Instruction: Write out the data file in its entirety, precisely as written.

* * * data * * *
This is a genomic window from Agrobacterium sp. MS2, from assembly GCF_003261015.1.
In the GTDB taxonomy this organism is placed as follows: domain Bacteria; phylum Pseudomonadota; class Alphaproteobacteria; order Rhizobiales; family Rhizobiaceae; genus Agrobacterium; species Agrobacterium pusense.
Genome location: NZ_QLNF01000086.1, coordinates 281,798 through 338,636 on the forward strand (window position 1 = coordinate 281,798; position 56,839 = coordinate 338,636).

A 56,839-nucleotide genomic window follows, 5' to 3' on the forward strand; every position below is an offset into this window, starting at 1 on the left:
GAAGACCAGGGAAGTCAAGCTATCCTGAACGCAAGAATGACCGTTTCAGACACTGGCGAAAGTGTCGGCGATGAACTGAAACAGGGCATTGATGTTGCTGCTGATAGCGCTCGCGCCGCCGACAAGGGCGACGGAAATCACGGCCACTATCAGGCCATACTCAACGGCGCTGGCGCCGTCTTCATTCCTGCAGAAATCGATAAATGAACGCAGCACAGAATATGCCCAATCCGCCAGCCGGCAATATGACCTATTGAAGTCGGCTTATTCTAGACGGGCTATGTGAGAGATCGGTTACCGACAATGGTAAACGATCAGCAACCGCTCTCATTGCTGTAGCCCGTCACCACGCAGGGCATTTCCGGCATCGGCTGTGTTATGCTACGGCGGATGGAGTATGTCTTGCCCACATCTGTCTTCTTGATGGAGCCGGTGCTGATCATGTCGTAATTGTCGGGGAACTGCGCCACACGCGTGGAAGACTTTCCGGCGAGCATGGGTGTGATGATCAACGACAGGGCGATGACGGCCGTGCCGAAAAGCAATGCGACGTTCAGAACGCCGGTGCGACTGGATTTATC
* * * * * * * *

This is a genomic window from Agrobacterium sp. MS2, from assembly GCF_003261015.1.
In the GTDB taxonomy this organism is placed as follows: domain Bacteria; phylum Pseudomonadota; class Alphaproteobacteria; order Rhizobiales; family Rhizobiaceae; genus Agrobacterium; species Agrobacterium pusense.
Genome location: NZ_QLNF01000086.1, coordinates 281,798 through 338,636 on the forward strand (window position 1 = coordinate 281,798; position 56,839 = coordinate 338,636).

A 56,839-nucleotide genomic window follows, 5' to 3' on the forward strand; every position below is an offset into this window, starting at 1 on the left:
GAAGACCAGGGAAGTCAAGCTATCCTGAACGCAAGAATGACCGTTTCAGACACTGGCGAAAGTGTCGGCGATGAACTGAAACAGGGCATTGATGTTGCTGCTGATAGCGCTCGCGCCGCCGACAAGGGCGACGGAAATCACGGCCACTATCAGGCCATACTCAACGGCGCTGGCGCCGTCTTCATTCCTGCAGAAATCGATAAATGAACGCAGCACAGAATATGCCCAATCCGCCAGCCGGCAATATGACCTATTGAAGTCGGCTTATTCTAGACGGGCTATGTGAGAGATCGGTTACCGACAATGGTAAACGATCAGCAACCGCTCTCATTGCTGTAGCCCGTCACCACGCAGGGCATTTCCGGCATCGGCTGTGTTATGCTACGGCGGATGGAGTATGTCTTGCCCACATCTGTCTTCTTGATGGAGCCGGTGCTGATCATGTCGTAATTGTCGGGGAACTGCGCCACACGCGTGGAAGACTTTCCGGCGAGCATGGGTGTGATGATCAACGACAGGGCGATGACGGCCGTGCCGAAAAGCAATGCGACGTTCAGAACGCCGGTGCGACTGGATTTATC